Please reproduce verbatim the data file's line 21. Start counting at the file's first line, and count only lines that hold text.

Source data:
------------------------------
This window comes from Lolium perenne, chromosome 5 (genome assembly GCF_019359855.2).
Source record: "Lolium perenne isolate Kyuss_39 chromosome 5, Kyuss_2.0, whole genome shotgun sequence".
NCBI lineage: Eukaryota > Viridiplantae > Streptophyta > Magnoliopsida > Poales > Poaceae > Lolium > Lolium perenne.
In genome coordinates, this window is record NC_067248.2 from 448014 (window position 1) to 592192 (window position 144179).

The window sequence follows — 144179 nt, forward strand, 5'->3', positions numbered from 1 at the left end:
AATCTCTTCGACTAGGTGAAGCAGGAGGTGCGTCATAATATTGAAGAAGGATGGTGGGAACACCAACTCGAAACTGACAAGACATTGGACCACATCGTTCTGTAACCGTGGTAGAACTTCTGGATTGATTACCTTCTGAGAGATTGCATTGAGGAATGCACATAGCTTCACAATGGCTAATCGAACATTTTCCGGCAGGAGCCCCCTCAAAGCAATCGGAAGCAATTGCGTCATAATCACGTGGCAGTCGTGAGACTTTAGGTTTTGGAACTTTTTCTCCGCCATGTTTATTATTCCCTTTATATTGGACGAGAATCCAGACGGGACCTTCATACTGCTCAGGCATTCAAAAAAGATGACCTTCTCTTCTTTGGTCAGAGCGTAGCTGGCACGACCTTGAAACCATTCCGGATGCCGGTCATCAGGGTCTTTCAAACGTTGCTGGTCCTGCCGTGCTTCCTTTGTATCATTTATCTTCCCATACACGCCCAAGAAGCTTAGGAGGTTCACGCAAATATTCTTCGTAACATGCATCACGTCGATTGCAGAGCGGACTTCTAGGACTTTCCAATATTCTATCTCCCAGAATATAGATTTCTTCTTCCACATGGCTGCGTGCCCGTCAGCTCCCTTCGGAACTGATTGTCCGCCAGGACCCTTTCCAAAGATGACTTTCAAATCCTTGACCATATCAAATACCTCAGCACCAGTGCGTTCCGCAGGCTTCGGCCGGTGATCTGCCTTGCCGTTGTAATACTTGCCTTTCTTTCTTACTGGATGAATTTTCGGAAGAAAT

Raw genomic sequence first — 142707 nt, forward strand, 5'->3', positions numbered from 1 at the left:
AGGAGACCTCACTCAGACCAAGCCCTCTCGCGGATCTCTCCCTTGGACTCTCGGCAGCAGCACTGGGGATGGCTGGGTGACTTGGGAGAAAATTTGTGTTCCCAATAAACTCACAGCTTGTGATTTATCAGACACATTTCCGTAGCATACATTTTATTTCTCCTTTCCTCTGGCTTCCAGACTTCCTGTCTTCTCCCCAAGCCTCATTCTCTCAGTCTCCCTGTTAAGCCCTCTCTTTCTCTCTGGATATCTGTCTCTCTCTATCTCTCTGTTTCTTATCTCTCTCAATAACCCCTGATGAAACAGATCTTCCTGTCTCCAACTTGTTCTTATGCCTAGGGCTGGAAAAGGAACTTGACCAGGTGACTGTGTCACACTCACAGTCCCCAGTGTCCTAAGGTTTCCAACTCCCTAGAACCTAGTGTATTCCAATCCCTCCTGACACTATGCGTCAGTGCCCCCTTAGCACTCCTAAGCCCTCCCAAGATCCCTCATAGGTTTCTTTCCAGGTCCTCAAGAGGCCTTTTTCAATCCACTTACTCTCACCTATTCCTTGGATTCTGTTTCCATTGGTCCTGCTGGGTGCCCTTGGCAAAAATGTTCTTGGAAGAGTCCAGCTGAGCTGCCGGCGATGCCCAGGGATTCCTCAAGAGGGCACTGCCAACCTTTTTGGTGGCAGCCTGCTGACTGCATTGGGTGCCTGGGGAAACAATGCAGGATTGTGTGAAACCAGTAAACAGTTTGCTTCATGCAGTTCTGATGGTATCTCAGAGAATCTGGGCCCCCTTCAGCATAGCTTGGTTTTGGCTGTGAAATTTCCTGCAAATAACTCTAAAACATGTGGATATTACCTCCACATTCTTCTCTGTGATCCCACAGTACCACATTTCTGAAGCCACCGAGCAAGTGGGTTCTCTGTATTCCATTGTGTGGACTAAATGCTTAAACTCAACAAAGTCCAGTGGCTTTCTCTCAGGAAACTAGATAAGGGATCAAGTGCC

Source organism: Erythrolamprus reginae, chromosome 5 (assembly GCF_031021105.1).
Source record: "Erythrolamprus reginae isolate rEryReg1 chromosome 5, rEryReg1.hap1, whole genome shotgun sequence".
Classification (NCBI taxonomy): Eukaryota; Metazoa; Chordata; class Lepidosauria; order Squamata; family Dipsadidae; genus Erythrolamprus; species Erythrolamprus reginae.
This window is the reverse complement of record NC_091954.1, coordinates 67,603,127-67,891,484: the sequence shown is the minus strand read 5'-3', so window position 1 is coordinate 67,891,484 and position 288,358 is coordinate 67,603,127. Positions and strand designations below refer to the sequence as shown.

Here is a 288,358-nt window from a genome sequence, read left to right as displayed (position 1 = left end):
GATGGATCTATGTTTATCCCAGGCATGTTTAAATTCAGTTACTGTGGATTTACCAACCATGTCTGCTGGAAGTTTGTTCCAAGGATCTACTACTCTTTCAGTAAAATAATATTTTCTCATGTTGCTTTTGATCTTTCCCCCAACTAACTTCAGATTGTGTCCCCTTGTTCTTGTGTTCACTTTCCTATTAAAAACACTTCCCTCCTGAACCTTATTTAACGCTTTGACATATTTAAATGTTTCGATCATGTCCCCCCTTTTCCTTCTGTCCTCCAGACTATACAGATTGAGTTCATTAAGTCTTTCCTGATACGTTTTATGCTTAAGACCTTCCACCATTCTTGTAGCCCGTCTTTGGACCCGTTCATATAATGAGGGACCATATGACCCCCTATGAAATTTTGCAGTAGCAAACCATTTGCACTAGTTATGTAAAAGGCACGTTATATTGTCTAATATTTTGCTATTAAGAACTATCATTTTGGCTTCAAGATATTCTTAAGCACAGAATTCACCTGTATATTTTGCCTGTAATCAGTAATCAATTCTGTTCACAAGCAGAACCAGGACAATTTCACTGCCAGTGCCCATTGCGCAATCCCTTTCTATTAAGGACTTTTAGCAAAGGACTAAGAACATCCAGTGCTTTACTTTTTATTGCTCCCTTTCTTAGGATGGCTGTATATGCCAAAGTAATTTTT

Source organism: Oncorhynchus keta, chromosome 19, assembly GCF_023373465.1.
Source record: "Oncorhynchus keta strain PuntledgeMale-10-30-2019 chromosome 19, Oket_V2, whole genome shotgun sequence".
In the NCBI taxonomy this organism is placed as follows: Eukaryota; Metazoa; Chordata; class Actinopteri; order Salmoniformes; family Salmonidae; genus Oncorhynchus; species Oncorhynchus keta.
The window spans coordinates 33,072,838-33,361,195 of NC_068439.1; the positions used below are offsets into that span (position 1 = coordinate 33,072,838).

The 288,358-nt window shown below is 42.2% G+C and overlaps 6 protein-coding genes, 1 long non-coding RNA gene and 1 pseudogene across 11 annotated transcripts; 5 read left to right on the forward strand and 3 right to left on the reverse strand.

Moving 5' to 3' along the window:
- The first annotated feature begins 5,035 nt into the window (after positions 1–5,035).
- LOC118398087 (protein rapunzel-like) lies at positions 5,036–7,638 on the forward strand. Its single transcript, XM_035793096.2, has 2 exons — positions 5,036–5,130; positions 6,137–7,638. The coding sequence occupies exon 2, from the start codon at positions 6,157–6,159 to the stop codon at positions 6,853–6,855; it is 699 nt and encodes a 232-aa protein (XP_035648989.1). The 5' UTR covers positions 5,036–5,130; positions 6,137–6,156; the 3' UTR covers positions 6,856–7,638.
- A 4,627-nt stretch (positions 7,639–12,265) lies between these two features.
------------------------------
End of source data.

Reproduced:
- The first annotated feature begins 5,035 nt into the window (after positions 1–5,035).